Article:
The names of the beneficiaries of the bailout money received by AIG was today revealed, split between those who were counterparties to the credit default swap issuance (after all AIG was in the insurance business) and securities lending. Major US and European financial institutions were unsurprisingly the counterparties revealed today. Goldman Sachs, Bank of America-Merrill Lynch, Deutsche Bank, France’s Societe Generale and Calyon each received more than a billion as counterparties to credit default swaps.
The memo released by AIG also mentioned the creation of Maiden Lane III with the Federal Reserve in order to buy the mortgage-backed securities from banks in order to cancel the CDS contracts, which they similarly owned. From this line, SocGen received almost $7 billion while Goldman Sachs got $5.6bn. The total amount paid by Maiden Lane III was $27.1bn.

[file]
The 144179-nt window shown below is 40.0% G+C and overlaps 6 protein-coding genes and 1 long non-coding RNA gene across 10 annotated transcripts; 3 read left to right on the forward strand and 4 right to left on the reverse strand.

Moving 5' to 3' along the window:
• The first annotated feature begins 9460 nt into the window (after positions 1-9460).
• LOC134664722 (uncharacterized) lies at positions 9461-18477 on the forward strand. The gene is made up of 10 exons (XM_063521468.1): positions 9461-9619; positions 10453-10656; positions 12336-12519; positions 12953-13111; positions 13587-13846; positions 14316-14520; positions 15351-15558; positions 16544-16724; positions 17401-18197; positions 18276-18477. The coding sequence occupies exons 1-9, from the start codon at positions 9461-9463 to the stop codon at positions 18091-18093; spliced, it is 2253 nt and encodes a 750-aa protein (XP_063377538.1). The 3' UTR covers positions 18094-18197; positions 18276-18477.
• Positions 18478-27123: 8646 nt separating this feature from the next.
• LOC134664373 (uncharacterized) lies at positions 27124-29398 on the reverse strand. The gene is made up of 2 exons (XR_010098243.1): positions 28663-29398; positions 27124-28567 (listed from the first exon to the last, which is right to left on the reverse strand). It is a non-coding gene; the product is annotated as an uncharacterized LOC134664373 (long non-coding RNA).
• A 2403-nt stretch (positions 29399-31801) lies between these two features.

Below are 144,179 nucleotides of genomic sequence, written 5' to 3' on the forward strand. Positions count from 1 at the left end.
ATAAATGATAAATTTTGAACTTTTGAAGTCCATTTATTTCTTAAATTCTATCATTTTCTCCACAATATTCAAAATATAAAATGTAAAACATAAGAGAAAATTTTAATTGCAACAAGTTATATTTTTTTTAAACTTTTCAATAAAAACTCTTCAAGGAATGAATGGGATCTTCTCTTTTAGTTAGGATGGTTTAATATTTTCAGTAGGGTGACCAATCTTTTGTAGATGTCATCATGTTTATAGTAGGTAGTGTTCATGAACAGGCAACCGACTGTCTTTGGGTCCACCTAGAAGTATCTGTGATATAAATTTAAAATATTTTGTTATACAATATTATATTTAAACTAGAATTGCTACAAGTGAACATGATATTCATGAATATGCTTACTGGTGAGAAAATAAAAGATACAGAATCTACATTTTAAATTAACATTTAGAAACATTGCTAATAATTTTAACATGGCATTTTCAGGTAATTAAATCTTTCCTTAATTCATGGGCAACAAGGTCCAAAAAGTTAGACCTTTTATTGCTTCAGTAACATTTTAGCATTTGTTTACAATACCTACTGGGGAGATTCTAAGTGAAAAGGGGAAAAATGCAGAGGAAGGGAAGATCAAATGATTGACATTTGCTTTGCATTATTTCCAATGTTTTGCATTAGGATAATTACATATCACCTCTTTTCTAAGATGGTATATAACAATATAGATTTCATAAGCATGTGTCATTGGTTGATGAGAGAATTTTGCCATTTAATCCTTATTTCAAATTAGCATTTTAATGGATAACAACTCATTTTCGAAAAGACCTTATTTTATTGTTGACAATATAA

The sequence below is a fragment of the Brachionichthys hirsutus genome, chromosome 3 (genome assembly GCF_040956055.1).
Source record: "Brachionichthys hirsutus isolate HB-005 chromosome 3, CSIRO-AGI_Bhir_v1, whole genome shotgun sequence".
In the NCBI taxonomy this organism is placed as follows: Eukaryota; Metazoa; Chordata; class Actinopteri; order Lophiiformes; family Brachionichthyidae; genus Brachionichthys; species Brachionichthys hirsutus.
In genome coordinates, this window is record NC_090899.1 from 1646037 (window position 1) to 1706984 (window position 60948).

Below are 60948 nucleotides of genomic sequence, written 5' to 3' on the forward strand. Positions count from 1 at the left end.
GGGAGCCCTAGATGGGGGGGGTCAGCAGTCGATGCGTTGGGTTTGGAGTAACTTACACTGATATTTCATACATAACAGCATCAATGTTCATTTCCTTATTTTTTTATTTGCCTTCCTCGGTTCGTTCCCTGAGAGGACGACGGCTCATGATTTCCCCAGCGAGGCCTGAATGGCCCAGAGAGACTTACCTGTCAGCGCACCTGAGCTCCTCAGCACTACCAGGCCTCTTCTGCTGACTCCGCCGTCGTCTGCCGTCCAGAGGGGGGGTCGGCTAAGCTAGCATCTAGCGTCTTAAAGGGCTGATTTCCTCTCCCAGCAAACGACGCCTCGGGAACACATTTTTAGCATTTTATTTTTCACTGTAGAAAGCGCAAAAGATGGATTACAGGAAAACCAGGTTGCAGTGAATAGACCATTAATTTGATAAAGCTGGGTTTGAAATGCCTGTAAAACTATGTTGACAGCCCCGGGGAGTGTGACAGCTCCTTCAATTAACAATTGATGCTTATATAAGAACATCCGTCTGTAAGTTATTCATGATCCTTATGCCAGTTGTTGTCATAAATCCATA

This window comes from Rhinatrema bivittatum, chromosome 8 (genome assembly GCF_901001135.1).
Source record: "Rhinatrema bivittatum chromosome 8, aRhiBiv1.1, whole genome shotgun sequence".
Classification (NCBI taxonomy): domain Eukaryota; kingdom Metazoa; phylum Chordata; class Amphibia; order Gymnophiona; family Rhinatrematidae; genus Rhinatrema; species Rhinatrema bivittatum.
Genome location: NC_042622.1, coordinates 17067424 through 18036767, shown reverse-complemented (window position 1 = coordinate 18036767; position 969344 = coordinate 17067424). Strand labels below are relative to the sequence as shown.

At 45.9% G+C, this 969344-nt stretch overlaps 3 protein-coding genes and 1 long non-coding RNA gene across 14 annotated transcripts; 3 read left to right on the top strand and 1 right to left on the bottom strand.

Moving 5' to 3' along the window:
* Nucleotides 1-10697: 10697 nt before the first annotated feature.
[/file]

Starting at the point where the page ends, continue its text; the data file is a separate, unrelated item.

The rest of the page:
There was another $12bn paid to municipalities, under ‘guaranteed investment agreements’, for holding their money until the cash, rasied from bond issuances, was needed. California and Virgina were receipients of at least a billion each.
Almost half of the $94bn that was paid out between September and December of last year were to counterparties in securities lending. The way this worked was this: A.I.G. lent out debt securities to banks and brokerage houses. Receiving money for the securities’ par value or more, the money was then used by AIG to invest in other bonds with the hopes of earning higher yield. Unfortunately, the bonds the firm has chosen was mortgage-backed securities, which have now significantly lost value. Now AIG had to scour for funds to pay back the firms which lent out money in exchange for the debt securities. European banks Barclays and Deutsche Bank were the biggest beneficiaries after getting $7.0bn and $6.4 bn, respectively.
See the whole memo below.